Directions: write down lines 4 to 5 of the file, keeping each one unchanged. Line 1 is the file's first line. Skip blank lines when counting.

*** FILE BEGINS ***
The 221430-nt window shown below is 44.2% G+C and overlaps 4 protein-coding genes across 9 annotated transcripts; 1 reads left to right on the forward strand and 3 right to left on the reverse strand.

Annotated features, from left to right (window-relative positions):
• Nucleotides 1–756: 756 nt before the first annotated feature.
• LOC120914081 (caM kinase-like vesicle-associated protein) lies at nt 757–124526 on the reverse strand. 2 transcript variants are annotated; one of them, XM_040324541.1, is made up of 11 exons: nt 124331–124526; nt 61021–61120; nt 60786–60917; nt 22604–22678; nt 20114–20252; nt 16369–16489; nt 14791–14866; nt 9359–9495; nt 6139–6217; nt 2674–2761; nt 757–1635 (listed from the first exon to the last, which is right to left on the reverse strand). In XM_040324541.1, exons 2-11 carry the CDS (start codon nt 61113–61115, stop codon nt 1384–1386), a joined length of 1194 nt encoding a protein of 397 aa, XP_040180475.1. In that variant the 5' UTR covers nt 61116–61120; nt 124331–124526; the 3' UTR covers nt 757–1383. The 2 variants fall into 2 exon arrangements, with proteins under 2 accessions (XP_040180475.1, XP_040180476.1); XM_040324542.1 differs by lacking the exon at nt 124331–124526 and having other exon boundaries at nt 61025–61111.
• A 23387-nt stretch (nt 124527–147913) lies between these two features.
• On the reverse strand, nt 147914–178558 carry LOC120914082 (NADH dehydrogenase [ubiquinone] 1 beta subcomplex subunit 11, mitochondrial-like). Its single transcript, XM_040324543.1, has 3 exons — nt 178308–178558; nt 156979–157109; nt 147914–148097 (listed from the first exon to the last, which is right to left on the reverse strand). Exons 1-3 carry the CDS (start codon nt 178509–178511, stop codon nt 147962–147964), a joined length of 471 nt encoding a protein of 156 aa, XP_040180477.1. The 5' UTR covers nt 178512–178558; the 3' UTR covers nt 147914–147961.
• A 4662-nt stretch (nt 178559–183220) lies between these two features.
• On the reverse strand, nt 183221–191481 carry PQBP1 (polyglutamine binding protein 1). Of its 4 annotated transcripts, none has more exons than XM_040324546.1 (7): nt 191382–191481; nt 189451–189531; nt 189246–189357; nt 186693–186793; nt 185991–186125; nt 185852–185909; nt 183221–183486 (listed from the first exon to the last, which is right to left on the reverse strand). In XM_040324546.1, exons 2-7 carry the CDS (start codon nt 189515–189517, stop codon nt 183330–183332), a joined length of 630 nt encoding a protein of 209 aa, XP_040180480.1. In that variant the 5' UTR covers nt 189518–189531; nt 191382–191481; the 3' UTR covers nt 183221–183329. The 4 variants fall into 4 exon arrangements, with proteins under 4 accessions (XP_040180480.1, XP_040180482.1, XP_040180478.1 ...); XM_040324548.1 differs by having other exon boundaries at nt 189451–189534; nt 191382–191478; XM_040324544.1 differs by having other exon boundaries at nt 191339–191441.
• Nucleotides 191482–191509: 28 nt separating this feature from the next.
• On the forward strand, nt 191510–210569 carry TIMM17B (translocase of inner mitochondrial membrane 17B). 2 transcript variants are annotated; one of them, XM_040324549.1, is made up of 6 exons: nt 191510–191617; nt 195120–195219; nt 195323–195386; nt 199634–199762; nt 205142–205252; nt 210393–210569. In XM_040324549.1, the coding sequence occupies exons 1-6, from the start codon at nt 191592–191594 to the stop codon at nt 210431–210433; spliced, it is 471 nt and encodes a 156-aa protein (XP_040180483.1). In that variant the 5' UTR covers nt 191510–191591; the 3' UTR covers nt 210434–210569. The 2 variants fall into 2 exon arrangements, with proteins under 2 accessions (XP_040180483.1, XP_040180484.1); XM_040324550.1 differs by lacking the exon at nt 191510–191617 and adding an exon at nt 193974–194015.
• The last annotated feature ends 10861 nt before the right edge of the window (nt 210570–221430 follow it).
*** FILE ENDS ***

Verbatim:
• LOC120914081 (caM kinase-like vesicle-associated protein) lies at nt 757–124526 on the reverse strand. 2 transcript variants are annotated; one of them, XM_040324541.1, is made up of 11 exons: nt 124331–124526; nt 61021–61120; nt 60786–60917; nt 22604–22678; nt 20114–20252; nt 16369–16489; nt 14791–14866; nt 9359–9495; nt 6139–6217; nt 2674–2761; nt 757–1635 (listed from the first exon to the last, which is right to left on the reverse strand). In XM_040324541.1, exons 2-11 carry the CDS (start codon nt 61113–61115, stop codon nt 1384–1386), a joined length of 1194 nt encoding a protein of 397 aa, XP_040180475.1. In that variant the 5' UTR covers nt 61116–61120; nt 124331–124526; the 3' UTR covers nt 757–1383. The 2 variants fall into 2 exon arrangements, with proteins under 2 accessions (XP_040180475.1, XP_040180476.1); XM_040324542.1 differs by lacking the exon at nt 124331–124526 and having other exon boundaries at nt 61025–61111.
• A 23387-nt stretch (nt 124527–147913) lies between these two features.